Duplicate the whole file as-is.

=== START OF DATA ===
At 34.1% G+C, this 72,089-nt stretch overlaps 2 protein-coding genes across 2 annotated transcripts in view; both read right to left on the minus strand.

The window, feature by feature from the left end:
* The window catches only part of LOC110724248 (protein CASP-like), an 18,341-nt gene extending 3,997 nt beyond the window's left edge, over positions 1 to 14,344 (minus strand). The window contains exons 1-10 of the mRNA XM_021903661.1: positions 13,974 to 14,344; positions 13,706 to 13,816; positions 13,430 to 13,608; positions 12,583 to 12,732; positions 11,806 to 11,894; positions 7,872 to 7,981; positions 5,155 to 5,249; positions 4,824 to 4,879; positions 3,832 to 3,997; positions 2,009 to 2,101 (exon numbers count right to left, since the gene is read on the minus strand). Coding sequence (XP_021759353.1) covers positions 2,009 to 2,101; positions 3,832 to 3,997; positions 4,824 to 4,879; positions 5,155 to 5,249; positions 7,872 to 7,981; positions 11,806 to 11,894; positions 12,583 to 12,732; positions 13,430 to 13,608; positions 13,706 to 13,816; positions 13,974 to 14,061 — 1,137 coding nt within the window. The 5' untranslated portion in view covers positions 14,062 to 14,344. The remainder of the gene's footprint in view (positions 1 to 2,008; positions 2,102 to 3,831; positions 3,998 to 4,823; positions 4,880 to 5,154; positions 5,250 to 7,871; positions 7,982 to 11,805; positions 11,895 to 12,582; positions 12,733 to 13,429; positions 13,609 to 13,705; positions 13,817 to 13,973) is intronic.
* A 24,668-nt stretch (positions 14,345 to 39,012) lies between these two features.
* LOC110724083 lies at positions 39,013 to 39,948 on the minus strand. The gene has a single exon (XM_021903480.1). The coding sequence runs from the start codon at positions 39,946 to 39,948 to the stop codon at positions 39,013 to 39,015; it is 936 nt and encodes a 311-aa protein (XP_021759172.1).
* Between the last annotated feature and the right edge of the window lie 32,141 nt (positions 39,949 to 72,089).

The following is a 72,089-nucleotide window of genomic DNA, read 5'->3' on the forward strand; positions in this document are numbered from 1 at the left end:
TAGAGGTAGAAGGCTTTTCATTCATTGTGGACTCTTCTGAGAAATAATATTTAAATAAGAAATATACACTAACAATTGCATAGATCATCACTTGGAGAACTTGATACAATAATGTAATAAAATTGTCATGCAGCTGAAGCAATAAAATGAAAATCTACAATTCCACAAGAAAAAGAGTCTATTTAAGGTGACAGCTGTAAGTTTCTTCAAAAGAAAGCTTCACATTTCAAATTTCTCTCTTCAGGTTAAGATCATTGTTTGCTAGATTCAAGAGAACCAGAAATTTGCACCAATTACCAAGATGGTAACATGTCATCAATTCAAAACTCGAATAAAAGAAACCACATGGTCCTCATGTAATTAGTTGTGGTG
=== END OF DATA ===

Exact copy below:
At 34.1% G+C, this 72,089-nt stretch overlaps 2 protein-coding genes across 2 annotated transcripts in view; both read right to left on the minus strand.

The window, feature by feature from the left end:
* The window catches only part of LOC110724248 (protein CASP-like), an 18,341-nt gene extending 3,997 nt beyond the window's left edge, over positions 1 to 14,344 (minus strand). The window contains exons 1-10 of the mRNA XM_021903661.1: positions 13,974 to 14,344; positions 13,706 to 13,816; positions 13,430 to 13,608; positions 12,583 to 12,732; positions 11,806 to 11,894; positions 7,872 to 7,981; positions 5,155 to 5,249; positions 4,824 to 4,879; positions 3,832 to 3,997; positions 2,009 to 2,101 (exon numbers count right to left, since the gene is read on the minus strand). Coding sequence (XP_021759353.1) covers positions 2,009 to 2,101; positions 3,832 to 3,997; positions 4,824 to 4,879; positions 5,155 to 5,249; positions 7,872 to 7,981; positions 11,806 to 11,894; positions 12,583 to 12,732; positions 13,430 to 13,608; positions 13,706 to 13,816; positions 13,974 to 14,061 — 1,137 coding nt within the window. The 5' untranslated portion in view covers positions 14,062 to 14,344. The remainder of the gene's footprint in view (positions 1 to 2,008; positions 2,102 to 3,831; positions 3,998 to 4,823; positions 4,880 to 5,154; positions 5,250 to 7,871; positions 7,982 to 11,805; positions 11,895 to 12,582; positions 12,733 to 13,429; positions 13,609 to 13,705; positions 13,817 to 13,973) is intronic.
* A 24,668-nt stretch (positions 14,345 to 39,012) lies between these two features.
* LOC110724083 lies at positions 39,013 to 39,948 on the minus strand. The gene has a single exon (XM_021903480.1). The coding sequence runs from the start codon at positions 39,946 to 39,948 to the stop codon at positions 39,013 to 39,015; it is 936 nt and encodes a 311-aa protein (XP_021759172.1).
* Between the last annotated feature and the right edge of the window lie 32,141 nt (positions 39,949 to 72,089).

The following is a 72,089-nucleotide window of genomic DNA, read 5'->3' on the forward strand; positions in this document are numbered from 1 at the left end:
TAGAGGTAGAAGGCTTTTCATTCATTGTGGACTCTTCTGAGAAATAATATTTAAATAAGAAATATACACTAACAATTGCATAGATCATCACTTGGAGAACTTGATACAATAATGTAATAAAATTGTCATGCAGCTGAAGCAATAAAATGAAAATCTACAATTCCACAAGAAAAAGAGTCTATTTAAGGTGACAGCTGTAAGTTTCTTCAAAAGAAAGCTTCACATTTCAAATTTCTCTCTTCAGGTTAAGATCATTGTTTGCTAGATTCAAGAGAACCAGAAATTTGCACCAATTACCAAGATGGTAACATGTCATCAATTCAAAACTCGAATAAAAGAAACCACATGGTCCTCATGTAATTAGTTGTGGTG